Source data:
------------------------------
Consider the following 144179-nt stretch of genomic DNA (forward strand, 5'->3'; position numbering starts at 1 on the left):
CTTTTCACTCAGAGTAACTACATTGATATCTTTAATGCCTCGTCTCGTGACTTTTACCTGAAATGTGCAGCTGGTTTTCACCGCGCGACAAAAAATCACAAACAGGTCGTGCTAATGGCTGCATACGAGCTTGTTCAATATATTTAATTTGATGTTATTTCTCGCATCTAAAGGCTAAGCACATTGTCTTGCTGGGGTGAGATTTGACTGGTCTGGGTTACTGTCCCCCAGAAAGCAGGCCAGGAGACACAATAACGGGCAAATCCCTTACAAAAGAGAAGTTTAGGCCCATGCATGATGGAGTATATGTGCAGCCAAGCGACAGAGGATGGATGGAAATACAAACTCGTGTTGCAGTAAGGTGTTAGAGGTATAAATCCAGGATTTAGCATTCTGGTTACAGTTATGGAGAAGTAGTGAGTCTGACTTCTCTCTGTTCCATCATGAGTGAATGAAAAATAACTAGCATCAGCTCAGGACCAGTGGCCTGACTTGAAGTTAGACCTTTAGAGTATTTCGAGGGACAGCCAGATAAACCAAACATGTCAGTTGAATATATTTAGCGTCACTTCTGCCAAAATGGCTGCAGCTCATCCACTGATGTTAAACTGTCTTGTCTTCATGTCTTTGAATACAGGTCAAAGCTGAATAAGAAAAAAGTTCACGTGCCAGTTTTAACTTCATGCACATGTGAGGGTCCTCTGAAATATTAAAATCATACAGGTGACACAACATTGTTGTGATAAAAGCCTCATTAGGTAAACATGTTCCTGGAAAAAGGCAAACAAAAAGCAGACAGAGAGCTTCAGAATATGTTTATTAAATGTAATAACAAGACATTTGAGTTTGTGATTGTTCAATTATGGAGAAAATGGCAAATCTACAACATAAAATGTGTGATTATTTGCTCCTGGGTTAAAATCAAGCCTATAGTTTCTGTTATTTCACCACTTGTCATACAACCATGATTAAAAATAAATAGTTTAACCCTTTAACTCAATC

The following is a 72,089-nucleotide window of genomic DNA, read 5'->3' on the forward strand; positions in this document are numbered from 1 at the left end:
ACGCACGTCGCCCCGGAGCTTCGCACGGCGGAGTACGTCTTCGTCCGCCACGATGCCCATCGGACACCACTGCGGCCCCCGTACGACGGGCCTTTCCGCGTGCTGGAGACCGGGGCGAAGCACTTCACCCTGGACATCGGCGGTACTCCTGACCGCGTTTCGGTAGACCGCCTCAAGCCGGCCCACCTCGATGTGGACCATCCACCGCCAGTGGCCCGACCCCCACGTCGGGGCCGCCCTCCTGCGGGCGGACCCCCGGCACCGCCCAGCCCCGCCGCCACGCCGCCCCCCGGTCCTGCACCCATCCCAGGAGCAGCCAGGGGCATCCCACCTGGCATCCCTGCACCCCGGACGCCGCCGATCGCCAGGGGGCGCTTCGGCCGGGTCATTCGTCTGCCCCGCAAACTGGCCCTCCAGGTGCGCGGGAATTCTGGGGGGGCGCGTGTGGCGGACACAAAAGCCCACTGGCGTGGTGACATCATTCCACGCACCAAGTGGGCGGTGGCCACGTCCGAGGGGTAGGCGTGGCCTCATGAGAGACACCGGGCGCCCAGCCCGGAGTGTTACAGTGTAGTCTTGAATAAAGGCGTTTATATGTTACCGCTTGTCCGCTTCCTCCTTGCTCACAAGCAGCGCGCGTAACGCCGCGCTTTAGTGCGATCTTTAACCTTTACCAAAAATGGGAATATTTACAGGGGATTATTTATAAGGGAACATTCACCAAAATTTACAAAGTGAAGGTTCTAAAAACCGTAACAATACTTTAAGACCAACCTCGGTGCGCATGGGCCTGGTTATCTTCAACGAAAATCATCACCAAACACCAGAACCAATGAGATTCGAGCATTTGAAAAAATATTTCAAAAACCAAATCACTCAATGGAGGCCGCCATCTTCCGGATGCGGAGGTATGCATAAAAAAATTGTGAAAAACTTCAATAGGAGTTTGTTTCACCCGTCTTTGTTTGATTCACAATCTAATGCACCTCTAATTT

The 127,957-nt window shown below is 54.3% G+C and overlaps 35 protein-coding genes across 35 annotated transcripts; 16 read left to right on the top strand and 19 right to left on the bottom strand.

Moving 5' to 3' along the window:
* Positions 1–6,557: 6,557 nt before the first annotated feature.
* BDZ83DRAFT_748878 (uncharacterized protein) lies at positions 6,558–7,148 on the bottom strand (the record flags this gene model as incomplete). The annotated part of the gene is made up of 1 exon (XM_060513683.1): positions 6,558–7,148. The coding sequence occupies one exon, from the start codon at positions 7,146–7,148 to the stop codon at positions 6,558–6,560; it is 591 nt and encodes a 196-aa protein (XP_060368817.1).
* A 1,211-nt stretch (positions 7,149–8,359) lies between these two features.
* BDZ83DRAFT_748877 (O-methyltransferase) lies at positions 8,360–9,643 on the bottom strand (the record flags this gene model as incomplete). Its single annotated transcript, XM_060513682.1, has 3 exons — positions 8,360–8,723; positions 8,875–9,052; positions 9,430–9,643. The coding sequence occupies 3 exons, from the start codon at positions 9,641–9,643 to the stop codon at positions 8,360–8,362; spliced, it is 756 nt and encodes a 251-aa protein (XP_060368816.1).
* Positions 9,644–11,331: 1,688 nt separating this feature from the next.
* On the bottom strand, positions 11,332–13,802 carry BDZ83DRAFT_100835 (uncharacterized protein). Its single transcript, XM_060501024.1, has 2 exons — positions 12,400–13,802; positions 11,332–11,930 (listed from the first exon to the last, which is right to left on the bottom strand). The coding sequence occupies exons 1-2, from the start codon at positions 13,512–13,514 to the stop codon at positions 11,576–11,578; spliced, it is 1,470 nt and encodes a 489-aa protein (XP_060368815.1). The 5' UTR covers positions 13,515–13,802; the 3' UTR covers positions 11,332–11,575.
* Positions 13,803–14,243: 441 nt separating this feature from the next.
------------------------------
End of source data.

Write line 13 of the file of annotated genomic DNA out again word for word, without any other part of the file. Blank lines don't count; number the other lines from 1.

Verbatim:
* Positions 13,803–14,243: 441 nt separating this feature from the next.